In the vineyards, AR Lenoble became one of the early adopters of HVE (Haute Valeur Environnementale) farming standards. HVE farming was pioneered by Ambonnay’s Eric Rodez and moves growing as close to organic standards as possible in Champagne’s difficult growing conditions. Using extensive cover crops, reducing sprays, and promoting greater biodiversity in the soil and vineyard forces the vines to work harder and dig deeper to ripen grapes. This lengthens the growing season (more flavor!) and brings grapes to harvest readiness at lower sugar levels and higher acidity (more freshness!).

More Radical Still
And, in the winery, Antoine and Anne did something more radical still. In 2010, they withdrew a portion of their perpetual reserve, bottled it in magnum bottles, added enough sugar and yeast to develop about 1.5 bars of pressure (vs 4 bars for finished Champagne) and then closed the magnums with natural cork.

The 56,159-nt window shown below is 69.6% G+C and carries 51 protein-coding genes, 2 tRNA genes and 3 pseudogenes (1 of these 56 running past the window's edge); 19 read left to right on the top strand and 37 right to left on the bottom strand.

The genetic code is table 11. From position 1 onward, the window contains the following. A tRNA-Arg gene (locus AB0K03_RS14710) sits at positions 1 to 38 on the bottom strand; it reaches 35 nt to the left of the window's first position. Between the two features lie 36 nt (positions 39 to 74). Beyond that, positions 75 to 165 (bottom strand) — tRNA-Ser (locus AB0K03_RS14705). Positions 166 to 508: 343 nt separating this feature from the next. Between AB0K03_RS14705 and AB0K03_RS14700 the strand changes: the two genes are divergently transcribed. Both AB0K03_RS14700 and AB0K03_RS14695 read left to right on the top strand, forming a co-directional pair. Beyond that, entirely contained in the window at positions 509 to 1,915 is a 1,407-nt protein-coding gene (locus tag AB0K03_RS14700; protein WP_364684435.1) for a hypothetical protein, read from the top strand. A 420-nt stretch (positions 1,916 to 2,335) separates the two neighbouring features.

By holding in magnum under light pressure, AR Lenoble has been able to add even more complexity (from aging on the light lees) while locking in even more vibrancy and freshness in their reserves. As Anne has explained,

“Climate change is a reality. The challenge for the future is to be able to bring as much freshness as possible to our reserve wines. At the end of each harvest, we observe that acidity levels are much lower than they used to be. Reserve wines now need to add complexity and richness but also freshness.”